If they'd been successful, the recovered preferences would have gone towards paying their and their lawyers' fees. Nothing particularly unusual in that. But Justice Edelman had other ideas.

"This litigation was unfortunate and uncommercial," he said in his opening sentence. "In some circumstances the public interest in recovery proceedings being brought by a liquidator might justify a risk being taken that legal costs might exceed recovery. But that public interest diminishes substantially where, as here, some of the liquidators’ claims are ambitious," he said.

"Ambitious"? Ross, who as lead appointee had conduct of the matter, told SiN yesterday that the judge's remarks were a shock.

"If he is suggesting that any preference payment for $150,000 is uncommercial, well that will change the industry entirely," Ross said."We used all endeavours to try and settle this matter. It (the judgement) ignores all efforts we made to settle it."

Tuesday, 17 May 2016

Bruck probe puts Needham and Taylor fourth

HLB Mann Judd's Andrew Needham
THE politically-charged liquidation of Bruck Textile Technologies (BTT) has catapulted HLB Man Judd partners Andrew Needham and Barry Taylor to number four on the list of Assetless Administration Fund (AAF) recipients.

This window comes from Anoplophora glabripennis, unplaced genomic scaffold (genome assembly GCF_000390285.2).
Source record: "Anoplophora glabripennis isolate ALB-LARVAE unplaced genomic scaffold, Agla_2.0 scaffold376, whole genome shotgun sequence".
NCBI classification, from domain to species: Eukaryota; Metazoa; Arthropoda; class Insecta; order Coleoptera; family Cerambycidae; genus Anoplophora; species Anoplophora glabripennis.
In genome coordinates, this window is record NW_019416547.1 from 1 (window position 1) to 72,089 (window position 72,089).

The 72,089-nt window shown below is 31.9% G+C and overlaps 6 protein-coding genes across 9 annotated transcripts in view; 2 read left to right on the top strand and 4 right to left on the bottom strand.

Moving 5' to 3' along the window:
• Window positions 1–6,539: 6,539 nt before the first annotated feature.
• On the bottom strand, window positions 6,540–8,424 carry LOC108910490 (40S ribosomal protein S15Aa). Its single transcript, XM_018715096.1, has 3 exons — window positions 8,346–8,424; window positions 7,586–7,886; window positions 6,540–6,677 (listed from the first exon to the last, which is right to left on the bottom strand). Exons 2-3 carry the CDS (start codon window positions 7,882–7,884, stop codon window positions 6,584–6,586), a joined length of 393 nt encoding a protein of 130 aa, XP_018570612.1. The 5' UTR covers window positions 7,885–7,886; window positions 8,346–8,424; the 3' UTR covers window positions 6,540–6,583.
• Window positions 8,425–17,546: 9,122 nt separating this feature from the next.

Since December 2014 Needham and Taylor have received $499,647.50 in AAF monies to fund their investigations into BTT's controversial restructure, which took place prior to their appointment by creditors voluntary liquidation on July 11, 2014. 

Half a million in AAF monies is of course well shy of the $730,000 extracted from ASIC by Storm Financial liquidators Ivor Worrell and Raj Khatri, who hold top spot on the AAF list. But in the life cycle - or death spiral - of BTT, potential remains for Needham and Taylor to apply for more.

Meanwhile Needham and Taylor are closing in on the other front runners. In second place is Deloittes' David Lombe, John Greig and Richard Hughes, whose handling of the fraud-riddled Kleenmaid liquidation required more than $600,000 in AAF grants. Not far behind is PwC, which wrangled $560,000 to assist with the byzantine Westpoint Group liquidation. 

Needham and Taylor's most recent grant 

When contacted Needham was quick to point out that the single largest sum to come out of his AAF grants to date is $200k paid to lawyers Henry Davis York and barrister Peter Kulevski, who conducted the public examinations of BTT's directors and others. (See: Bruck scrutiny attracts funds from ASIC and FEG)

Thursday, 12 May 2016

Bruck scrutiny attracts funds from ASIC and FEG

BTT director Philip Bart 
Photo: SiN Images
ASIC and the Department of Employment's (DoE) Active Creditor Program are for the first time simultaneously funding liquidators in a bid to unpick the 2014 restructure of Bruck Textiles Technologies (BTT).

BTT was wound up by a creditors voluntary liquidation (CVL) initiated by its shareholder, Australian Textile Group (ATG) on July 11, 2014. HLB Man Judd's Andrew Needham and Barry Taylor were appointed joint liquidators.